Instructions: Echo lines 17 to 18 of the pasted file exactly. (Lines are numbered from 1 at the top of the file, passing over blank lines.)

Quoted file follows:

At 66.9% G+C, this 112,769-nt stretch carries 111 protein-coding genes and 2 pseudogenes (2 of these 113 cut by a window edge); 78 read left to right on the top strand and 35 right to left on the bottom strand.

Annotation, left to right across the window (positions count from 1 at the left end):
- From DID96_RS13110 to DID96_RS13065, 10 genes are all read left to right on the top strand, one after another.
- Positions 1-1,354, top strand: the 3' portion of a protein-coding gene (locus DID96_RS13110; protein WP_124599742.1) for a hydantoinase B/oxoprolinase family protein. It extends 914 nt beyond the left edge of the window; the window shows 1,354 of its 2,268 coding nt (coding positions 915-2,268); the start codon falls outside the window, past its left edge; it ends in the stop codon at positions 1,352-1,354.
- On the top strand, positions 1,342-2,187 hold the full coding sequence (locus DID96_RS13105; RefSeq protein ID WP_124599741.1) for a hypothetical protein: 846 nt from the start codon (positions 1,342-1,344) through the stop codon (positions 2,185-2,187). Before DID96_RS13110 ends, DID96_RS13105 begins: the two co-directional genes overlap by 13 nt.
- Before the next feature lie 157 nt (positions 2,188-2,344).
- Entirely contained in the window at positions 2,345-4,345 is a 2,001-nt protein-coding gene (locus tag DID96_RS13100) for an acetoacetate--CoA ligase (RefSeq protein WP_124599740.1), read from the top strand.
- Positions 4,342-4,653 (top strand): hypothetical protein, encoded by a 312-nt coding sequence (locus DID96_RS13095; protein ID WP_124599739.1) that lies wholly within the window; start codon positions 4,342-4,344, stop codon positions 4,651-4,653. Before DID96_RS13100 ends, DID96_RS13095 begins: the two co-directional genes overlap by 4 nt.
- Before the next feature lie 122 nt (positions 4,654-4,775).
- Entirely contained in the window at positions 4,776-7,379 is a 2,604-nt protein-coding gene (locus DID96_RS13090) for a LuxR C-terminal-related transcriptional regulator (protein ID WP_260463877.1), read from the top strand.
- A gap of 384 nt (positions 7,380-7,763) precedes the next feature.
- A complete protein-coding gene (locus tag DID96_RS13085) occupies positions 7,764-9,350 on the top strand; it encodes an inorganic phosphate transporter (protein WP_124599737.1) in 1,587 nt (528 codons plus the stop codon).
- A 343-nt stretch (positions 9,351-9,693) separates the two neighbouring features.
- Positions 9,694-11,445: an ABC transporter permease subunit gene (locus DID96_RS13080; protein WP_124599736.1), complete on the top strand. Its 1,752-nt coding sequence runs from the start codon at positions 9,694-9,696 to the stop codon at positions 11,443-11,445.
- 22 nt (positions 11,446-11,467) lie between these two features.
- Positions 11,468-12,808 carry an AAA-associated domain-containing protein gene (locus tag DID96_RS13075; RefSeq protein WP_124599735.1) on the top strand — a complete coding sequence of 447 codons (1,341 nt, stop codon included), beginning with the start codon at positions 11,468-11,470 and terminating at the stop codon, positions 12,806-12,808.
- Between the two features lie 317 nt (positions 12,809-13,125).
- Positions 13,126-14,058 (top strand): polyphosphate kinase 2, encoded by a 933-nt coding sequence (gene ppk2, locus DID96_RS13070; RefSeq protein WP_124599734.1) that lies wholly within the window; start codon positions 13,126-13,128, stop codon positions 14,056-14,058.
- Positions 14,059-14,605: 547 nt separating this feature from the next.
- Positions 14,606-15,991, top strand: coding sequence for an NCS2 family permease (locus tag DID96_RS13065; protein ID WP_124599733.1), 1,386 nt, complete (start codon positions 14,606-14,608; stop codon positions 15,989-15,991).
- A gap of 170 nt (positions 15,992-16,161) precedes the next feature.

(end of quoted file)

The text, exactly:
- Between the two features lie 317 nt (positions 12,809-13,125).
- Positions 13,126-14,058 (top strand): polyphosphate kinase 2, encoded by a 933-nt coding sequence (gene ppk2, locus DID96_RS13070; RefSeq protein WP_124599734.1) that lies wholly within the window; start codon positions 13,126-13,128, stop codon positions 14,056-14,058.